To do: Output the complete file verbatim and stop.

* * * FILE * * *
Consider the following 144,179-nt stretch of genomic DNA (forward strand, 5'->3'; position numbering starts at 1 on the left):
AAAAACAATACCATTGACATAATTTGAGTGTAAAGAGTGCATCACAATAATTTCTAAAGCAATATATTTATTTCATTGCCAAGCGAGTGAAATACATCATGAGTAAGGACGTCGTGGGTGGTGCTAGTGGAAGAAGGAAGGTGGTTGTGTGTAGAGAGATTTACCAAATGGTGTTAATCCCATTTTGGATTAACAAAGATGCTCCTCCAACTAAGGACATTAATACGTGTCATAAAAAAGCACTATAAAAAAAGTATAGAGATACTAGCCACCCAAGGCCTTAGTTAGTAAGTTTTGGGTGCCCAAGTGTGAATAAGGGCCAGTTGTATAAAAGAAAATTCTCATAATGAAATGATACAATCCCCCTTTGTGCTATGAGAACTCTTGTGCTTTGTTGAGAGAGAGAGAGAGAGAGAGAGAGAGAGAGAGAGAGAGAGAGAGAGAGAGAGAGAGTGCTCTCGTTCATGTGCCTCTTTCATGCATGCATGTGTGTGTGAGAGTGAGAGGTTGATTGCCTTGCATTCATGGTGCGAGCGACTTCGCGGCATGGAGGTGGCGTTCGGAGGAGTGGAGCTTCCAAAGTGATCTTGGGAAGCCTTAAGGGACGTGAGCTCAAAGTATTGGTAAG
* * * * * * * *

Consider the following 144,179-nt stretch of genomic DNA (forward strand, 5'->3'; position numbering starts at 1 on the left):
AAAAACAATACCATTGACATAATTTGAGTGTAAAGAGTGCATCACAATAATTTCTAAAGCAATATATTTATTTCATTGCCAAGCGAGTGAAATACATCATGAGTAAGGACGTCGTGGGTGGTGCTAGTGGAAGAAGGAAGGTGGTTGTGTGTAGAGAGATTTACCAAATGGTGTTAATCCCATTTTGGATTAACAAAGATGCTCCTCCAACTAAGGACATTAATACGTGTCATAAAAAAGCACTATAAAAAAAGTATAGAGATACTAGCCACCCAAGGCCTTAGTTAGTAAGTTTTGGGTGCCCAAGTGTGAATAAGGGCCAGTTGTATAAAAGAAAATTCTCATAATGAAATGATACAATCCCCCTTTGTGCTATGAGAACTCTTGTGCTTTGTTGAGAGAGAGAGAGAGAGAGAGAGAGAGAGAGAGAGAGAGAGAGAGAGAGAGAGAGAGTGCTCTCGTTCATGTGCCTCTTTCATGCATGCATGTGTGTGTGAGAGTGAGAGGTTGATTGCCTTGCATTCATGGTGCGAGCGACTTCGCGGCATGGAGGTGGCGTTCGGAGGAGTGGAGCTTCCAAAGTGATCTTGGGAAGCCTTAAGGGACGTGAGCTCAAAGTATTGGTAAG